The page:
For its part, Edmonton has announced the creation of a new position within the municipal government: chief climate officer. It’s part of restructuring efforts to reallocate $240 million over four years to priority areas. 

“Changing the voices at the leadership table is changing how we budget and invest our city resources,” says Tomaras. Alongside augmenting leadership voices internally, the city is eager to learn from other municipalities with N-ZAP. “Looking at a wicked problem like climate change, it’s great to have friends there with you. It really gives us this opportunity to have brilliant minds from across Canadian cities looking at how we can advance solutions and work through complex problems together.”

As Canada’s most densely populated city, Toronto is focusing on its transportation sector, which accounts for 32.5 per cent of greenhouse gas emissions. By 2030, Toronto hopes to have 30 per cent of registered vehicles be electric by increasing charging availability and addressing cost and convenience barriers.

But it’s not just mitigating climate change that the city is focusing on with N-ZAP, says Cecilia Fernandez, manager of the policy and research team in the environment and climate division. Increasingly, municipalities are also looking at climate-related risks and how future extreme weather events might factor into budgeting decisions.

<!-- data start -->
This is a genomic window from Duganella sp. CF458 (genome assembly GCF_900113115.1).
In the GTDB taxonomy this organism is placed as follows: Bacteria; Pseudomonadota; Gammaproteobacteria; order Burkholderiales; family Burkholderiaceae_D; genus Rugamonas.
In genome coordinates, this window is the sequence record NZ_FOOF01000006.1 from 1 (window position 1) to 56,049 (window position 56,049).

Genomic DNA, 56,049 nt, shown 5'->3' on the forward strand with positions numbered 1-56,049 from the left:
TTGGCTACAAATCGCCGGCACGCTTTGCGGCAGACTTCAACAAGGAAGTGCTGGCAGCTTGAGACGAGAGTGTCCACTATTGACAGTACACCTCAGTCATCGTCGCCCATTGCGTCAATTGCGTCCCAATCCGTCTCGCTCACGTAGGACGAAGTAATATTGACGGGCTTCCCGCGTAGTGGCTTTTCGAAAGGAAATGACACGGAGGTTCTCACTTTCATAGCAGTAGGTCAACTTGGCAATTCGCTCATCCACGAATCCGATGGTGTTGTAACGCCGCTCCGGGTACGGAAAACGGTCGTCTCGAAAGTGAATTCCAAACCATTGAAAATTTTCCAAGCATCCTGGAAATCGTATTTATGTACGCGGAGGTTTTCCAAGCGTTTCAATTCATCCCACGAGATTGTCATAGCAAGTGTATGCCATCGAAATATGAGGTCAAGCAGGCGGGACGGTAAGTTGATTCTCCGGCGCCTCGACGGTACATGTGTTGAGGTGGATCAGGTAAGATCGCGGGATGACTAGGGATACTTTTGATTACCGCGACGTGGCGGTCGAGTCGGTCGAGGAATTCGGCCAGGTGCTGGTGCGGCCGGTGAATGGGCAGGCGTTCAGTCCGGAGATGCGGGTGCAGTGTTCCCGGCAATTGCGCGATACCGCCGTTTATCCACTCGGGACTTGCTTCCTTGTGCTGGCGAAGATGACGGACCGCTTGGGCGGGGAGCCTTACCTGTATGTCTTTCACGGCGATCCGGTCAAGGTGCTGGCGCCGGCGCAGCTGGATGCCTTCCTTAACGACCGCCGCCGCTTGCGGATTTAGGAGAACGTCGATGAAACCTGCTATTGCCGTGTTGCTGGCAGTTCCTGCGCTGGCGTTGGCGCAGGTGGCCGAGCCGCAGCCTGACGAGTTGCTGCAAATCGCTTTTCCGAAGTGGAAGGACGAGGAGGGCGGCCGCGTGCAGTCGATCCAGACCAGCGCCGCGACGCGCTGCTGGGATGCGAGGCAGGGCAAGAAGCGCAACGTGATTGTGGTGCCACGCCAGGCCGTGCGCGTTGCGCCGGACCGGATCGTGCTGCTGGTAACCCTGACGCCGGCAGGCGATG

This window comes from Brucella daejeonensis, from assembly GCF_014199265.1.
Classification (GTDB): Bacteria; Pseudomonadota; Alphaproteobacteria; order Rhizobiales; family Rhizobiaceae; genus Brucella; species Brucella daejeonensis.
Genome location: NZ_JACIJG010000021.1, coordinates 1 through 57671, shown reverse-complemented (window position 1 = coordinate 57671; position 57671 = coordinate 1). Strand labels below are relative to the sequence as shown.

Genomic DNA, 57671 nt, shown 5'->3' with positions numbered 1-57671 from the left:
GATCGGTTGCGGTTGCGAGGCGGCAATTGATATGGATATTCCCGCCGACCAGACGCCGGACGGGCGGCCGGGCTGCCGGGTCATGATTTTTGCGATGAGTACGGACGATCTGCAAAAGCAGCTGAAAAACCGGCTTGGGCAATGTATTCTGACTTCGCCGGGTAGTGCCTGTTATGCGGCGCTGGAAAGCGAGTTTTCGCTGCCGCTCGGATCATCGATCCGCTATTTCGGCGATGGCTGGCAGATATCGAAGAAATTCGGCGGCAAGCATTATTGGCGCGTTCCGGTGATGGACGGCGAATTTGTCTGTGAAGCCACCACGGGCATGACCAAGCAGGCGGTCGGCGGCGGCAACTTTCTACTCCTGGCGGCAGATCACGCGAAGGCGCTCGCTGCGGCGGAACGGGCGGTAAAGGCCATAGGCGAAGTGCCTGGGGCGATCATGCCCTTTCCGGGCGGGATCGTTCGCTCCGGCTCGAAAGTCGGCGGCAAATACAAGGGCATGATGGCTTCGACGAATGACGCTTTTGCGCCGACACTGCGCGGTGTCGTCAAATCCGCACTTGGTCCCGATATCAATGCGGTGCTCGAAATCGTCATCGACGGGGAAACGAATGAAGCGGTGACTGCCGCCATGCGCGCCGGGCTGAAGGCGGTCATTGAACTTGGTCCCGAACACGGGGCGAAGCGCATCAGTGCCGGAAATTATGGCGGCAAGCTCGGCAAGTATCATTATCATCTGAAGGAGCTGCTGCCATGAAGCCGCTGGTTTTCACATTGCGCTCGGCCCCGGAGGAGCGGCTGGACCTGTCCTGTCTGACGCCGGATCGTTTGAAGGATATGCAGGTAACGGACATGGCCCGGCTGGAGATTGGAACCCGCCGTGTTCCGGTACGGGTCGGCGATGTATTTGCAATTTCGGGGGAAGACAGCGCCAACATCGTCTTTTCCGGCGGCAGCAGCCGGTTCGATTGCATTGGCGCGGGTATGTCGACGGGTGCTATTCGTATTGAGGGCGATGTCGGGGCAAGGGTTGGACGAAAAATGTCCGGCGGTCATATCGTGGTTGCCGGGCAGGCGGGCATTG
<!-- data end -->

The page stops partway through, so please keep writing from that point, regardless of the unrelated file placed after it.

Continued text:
“It will have impacts on the reliability of infrastructure in the future,” she says, pointing to how severe flooding and heat waves in Toronto have impacted transit and road systems in recent years. Moreover, these events have had impacts on people who are precariously housed or who live in communities without adequate cooling systems. “When the rubber hits the road, we are the level of government that has to deal with those immediate impacts… I think from an action point of view, a lot of [municipalities] are very interested in working with one another and hearing about what others have done in the past and if that will be useful for our own cities.”

The first step in becoming a pilot city is taking a survey that aims to capture the current state of a municipality’s climate action. The project is targeting municipalities with populations greater than 10,000, but it’s not just large municipalities that are taking part in N-ZAP; smaller cities like Moncton, N.B., Revelstoke, B.C. and Barrie, Ont. are also on board. 

“The large and mid-sized communities are key to this, but so are the smaller ones,” says Clarke.  “My aim is to help enable those who are in positions to make a difference. The more we can do, the better it will be for future generations.”